Another consideration for businesses considering moving to an online accounting software is the amount of transactions your business has. Syncing has become very quick; however, if you have several thousands of transactions per month, there can be issues syncing and matching the data. For instance, I’ve seen a few coffee shops that have synced QuickBooks Online with Square to accept payments. While this seems like a great time-saver, it can actually take a huge amount of time to process if you are dealing with a large number of daily transactions (such as a successful coffee shop), because each transaction has to be matched with the bank deposit. It’s doable, but the more transactions you have, the more time it requires of the person keeping your books. In the coffee shop situation, generally journal entries of what happened in Square is a more efficient way to go. However, if your business has less than 100 transactions per day (as do some of my clients using the ZapStich/Pipemonk e-commerce app), then this shouldn’t be a problem for you.

Most of the complaints and negative reviews about QuickBooks Online come from resistant accountants (in 2015 there are still far more accountants resistant to the idea of online accounting than those that have adapted), or business owners who previously used QuickBooks desktop and expected the interface to be identical (in other words, they are upset that there is a learning curve).

QuickBooks Online Cost:

QuickBooks Online subscriptions start at $15/mth and go up to $50/mth. Most businesses will need at least the $24/mth plan.

The Bottom Line:

You should consider using QuickBooks Online if:

  • Your business needs the flexibility and security of a cloud-based accounting system
  • You want to save time (the automatic pulling-in of transactions saves a LOT of time)
  • You want to share easy access to parts or all of your accounting with team members
  • You would like to use QuickBooks, and use both MAC & Windows computers with your team members
  • Your business does not have thousands of transactions per month

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You should probably stick with an on-premise QuickBooks system if:

  • Your business has thousands of transactions per month (makes it more difficult to reconcile, though you could certainly reconcile with thousands)
  • Your business’s financial institutions do not integrate with QuickBooks Online

QuickBooks desktop versions (Pro, Premier, and Mac):

Up until 2015, there was a definite reason that most accounting professionals used desktop versions of QuickBooks: it was the industry standard and other accounting software just didn’t compete. While QuickBooks Pro, QuickBooks Premier, and QuickBooks Mac have slight differences between each other, they all share the same basic features and functionalities.

The Good:

In terms of pure functionality, QuickBooks desktop software offers more options for customization in reports than any other accounting applications. The other top accounting applications have many standardized report options (such as Profit and Loss, Balance Sheet, or Accounts Receivable Aging reports). While these standardized reports have and can be manipulated, they can’t compare with the flexibility that you get from the customized reporting options in QuickBooks desktop software. Why are customized reports important? Because they give you the exact information you need for your specific business or industry. Whether you need to track or compare sales to specific customers, product or service profitability, the payroll liability flow, payments made within a specific time period for a specific type of expense, loan re-payments made to vendors or shareholders, etc., QuickBooks desktop is your best bet.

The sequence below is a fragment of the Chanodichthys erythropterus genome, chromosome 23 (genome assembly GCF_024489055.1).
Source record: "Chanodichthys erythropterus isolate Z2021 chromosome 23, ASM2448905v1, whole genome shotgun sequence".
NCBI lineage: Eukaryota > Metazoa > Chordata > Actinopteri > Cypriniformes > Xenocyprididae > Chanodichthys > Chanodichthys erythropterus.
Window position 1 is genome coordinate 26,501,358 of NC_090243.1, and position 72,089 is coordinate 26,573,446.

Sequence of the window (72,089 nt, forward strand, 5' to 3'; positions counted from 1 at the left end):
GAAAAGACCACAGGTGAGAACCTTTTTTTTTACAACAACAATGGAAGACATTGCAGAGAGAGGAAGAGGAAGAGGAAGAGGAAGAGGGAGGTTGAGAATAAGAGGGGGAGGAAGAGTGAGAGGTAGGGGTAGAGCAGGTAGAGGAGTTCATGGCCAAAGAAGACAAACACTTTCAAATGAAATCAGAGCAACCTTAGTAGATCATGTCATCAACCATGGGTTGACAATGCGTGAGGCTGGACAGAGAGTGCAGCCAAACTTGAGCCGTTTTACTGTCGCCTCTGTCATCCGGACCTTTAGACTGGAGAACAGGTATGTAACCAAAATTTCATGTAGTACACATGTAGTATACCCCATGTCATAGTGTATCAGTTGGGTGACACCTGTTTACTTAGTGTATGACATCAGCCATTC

The other advantage of QuickBooks desktop software is that it has been the industry standard for so long that most accountants are more familiar with this software than any of the others. While you hopefully can find an accountant who is comfortable working with another software, this might be an additional step that business owners want to avoid.

The Bad:

Let’s start with the obvious—if you use a desktop version of QuickBooks, you will have to keep your QuickBooks file on a single computer. Larger companies often store their QuickBooks files on local servers, allowing multiple people access to the same file from different workstations. For small businesses, however, setting up a local server is probably not worth the time and effort—especially since users still wouldn’t be able to access files from offsite. Also, since QuickBooks files aren’t hosted on remote servers, they are not automatically backed up. (Users can schedule regular backups with QuickBooks desktop versions, but they won’t have all of the data retrieval options available with cloud-based applications.) Another potential drawback for some clients is that QuickBooks desktop versions will not auto-sync with online bank or credit card accounts.

Another strike against QuickBooks desktop software is its interface. While QuickBooks’ layout continues to improve every year, QuickBooks Online, Xero and FreshBooks each have more intuitive interfaces. With QuickBooks desktop software, you will need to budget a little more time to learn how to use the system (assuming you’re a newbie).

And… here’s the truth: the world is moving toward online accounting. You’re not going to have the option to use QuickBooks desktops versions too far down the line.

QuickBooks Desktop Costs:

QuickBooks Pro, starting at $189.99
QuickBooks Premier, starting at $339.99
QuickBooks Mac, starting at $189.99
(Intuit only supports the latest 3 versions of software, so you should expect to buy a new version every 3 years—that is, as long as desktop versions are still offered.)

The Bottom Line:

You should use QuickBooks desktop software for your business if:

  • Your business has more than 1000 transactions per month (easier to reconcile than the online version)
  • You want the most reporting options
  • You want to use a specific version where the language matches your business (for instance, the Non-Profit or Contractor versions)
  • You want to use what most accountants still consider the gold-standard

You should consider moving to an online accounting system if:

  • Your business has fewer than 1,000 transactions per month
  • You want an accounting software that is intuitive and easy to learn